Predicting Motion of Engine-Ingested Particles Using Deep Neural Networks
Bowman, Travis Lynn
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General Audience Abstract
Aviation gas turbine engine particle ingestion is known to reduce engine lifespans and even pose a threat to safe operation in the worst case. Particles being ingested into an engine can be modeled using multiphase flow techniques. Devices called inertial particle separators are designed to remove particles from the flow into the engine. One challenge with designing such a separator is figuring out how to efficiently expel the small particles from the flow while not unnecessarily increasing pressure loss with excessive twists and turns in the geometry. Designers usually have to develop such geometries using multiphase flow computational fluid dynamics (CFD) that solve the fluid and particle dynamics. The abundance of data associated with CFD, and especially multiphase flows make it an ideal application to study with machine learning (ML). Because such multiphase simulations are very computationally expensive, it is desirable to develop "cheaper" methods. This is the long term goal of this work; we want to create ML surrogates that decrease the computational cost of simulating the particle and fluid flow in particle separator geometries such that designs can be iterated more quickly. In this work we introduce how artificial neural networks (ANNs), which are a tool used in ML, can be used to predict particle acceleration in fluid flow. The ANNs are shown to learn the acceleration predictions with acceptable accuracy for the training data generated with canonical flow cases. However, the ML model struggles to become generalizable to actual CFD simulations.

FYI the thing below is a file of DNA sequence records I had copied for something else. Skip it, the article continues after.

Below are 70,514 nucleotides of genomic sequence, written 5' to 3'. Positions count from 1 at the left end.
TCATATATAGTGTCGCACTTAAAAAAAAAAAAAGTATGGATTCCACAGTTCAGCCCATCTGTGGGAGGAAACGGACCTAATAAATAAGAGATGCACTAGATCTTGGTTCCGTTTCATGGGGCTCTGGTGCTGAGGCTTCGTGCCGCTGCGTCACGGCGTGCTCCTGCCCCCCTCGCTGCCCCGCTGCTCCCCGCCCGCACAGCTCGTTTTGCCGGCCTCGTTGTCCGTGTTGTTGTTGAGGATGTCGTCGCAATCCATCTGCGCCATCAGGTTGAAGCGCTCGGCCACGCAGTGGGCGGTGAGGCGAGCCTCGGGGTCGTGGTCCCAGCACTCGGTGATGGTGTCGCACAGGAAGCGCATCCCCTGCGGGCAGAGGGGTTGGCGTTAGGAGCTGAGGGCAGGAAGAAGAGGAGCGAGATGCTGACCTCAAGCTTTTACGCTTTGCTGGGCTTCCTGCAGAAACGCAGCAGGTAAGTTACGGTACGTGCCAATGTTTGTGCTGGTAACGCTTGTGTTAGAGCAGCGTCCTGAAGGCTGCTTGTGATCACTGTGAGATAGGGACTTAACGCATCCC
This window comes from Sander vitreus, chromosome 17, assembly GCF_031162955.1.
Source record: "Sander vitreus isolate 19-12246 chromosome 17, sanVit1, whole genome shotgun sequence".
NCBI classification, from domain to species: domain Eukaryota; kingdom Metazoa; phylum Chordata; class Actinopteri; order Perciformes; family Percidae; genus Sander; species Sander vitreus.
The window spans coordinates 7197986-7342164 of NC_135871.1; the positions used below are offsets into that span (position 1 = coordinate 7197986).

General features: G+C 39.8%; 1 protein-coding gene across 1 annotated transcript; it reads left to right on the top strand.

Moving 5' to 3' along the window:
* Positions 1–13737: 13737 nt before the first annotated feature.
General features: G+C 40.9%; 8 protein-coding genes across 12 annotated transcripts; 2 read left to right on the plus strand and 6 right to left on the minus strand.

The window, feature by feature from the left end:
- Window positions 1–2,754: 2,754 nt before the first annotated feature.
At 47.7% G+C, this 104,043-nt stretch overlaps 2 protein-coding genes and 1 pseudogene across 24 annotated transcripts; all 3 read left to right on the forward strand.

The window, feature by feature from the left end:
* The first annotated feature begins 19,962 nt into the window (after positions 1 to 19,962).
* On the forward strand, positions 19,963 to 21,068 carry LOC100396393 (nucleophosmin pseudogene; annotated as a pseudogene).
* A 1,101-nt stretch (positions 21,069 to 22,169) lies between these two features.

- Masters Theses